At Dartmouth Dr. Lynch pursues research at the intersection of advanced computation and large-scale environmental simulation. He currently directs research in continental shelf circulation, with a major international focus in the Gulf of Maine and Georges Bank ecosystem. Through the 1990's he served on the Executive Committee of the US GLOBEC Northwest Atlantic Program, organied jointly under NOAA and NSF. He has published extensively on finite element methods in coastal oceanography and is co-editor of the recent AGU volume Quantitative Skill Assessment for Coastal Ocean Models, and a related volume Skill Assessment for Coupled Physical-Biological Models of Marine Systems. He co-founded the Gordon Research Conference in Coastal Ocean Modeling in 1999. Sabbatical and other visiting arrangements in this period include the Institute de Mechanique de Grenoble, the Institute of Ocean Sciences (Sydney, BC), the Woods Hole Oceanographic Institution, and the University of Bergen.
Lynch is a 1984 NSF Presidential Young Investigator, and the recipient of the 1990 B.H. Ketchum Award for interdisciplinary estuarine studies from the Woods Hole Oceanographic Institution. He served as Executive Director of the Regional Association for Research on the Gulf of Maine from 1993 to 1996; is a Fellow of the American Society of Civil Engineers; and a member of the American Geophysical Union and the American Society for Engineering Education. He developed the Numerical Methods Laboratory at Dartmouth's Thayer School, around the theme of interdisciplinary computational engineering; and authored the graduate text Numerical Solution of Partial Differential Equations for Environmental Scientists and Engineers: A First Practical Course (Springer 2004).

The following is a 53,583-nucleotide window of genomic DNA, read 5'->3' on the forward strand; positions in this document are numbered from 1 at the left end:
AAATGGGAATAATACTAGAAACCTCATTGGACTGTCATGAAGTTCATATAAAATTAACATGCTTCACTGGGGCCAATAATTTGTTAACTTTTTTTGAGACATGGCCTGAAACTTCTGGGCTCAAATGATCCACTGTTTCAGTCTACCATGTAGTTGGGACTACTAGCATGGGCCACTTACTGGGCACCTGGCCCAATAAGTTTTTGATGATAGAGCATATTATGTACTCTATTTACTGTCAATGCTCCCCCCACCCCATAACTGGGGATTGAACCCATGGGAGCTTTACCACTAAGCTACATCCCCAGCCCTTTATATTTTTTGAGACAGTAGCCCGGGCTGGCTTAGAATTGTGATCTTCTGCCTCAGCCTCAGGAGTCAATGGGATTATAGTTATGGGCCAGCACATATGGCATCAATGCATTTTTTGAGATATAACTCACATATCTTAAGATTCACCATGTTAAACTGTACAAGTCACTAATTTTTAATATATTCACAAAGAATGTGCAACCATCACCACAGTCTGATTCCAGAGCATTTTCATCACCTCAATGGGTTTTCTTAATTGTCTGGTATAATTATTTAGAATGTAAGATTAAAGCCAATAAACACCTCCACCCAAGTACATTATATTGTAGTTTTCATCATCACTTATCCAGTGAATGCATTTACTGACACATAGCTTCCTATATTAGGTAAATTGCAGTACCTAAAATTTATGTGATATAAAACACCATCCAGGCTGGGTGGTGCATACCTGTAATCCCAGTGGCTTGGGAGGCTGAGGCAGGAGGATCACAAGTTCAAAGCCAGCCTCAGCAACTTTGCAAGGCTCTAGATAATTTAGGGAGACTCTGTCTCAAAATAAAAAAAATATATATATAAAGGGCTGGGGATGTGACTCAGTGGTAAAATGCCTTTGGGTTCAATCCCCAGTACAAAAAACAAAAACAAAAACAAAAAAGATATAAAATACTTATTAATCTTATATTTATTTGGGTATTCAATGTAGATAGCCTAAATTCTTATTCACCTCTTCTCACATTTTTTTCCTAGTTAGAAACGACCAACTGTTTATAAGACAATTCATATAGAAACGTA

Dr. Lynch served as Director of Graduate Studies and Associate Dean of Engineering at Dartmouth from 1985-1989, and was appointed MacLean Professor in 1993. Since 1998 he also serves as Adjunct Scientist at the Woods Hole Oceanographic Institution.
Recent investigations focus on Sustainability, Natural Resources, and Professional Education. Included are visiting or sabbatical appointments at The University of Notre Dame (Melchor Visiting Chair, Civil Engineering) Fall 2001; The Catholic University of America, School of Philosophy, 2003-04; and The Woodrow Wilson School of Public and International Affairs, Princeton Universty (STEP program), 2007-08. His work in professional education culminated recently in the 2008 Civil Engineering Body of Knowledge for the 21st Century (ASCE). His text Sustainable Natural Resource Management for Scientists and Engineers (Cambridge University Press, 2009) is based on current teaching at Dartmouth. Current projects include the marine simulation text Particles in Motion; and the promulgation of the Declaration of Stewardship Responsibilities.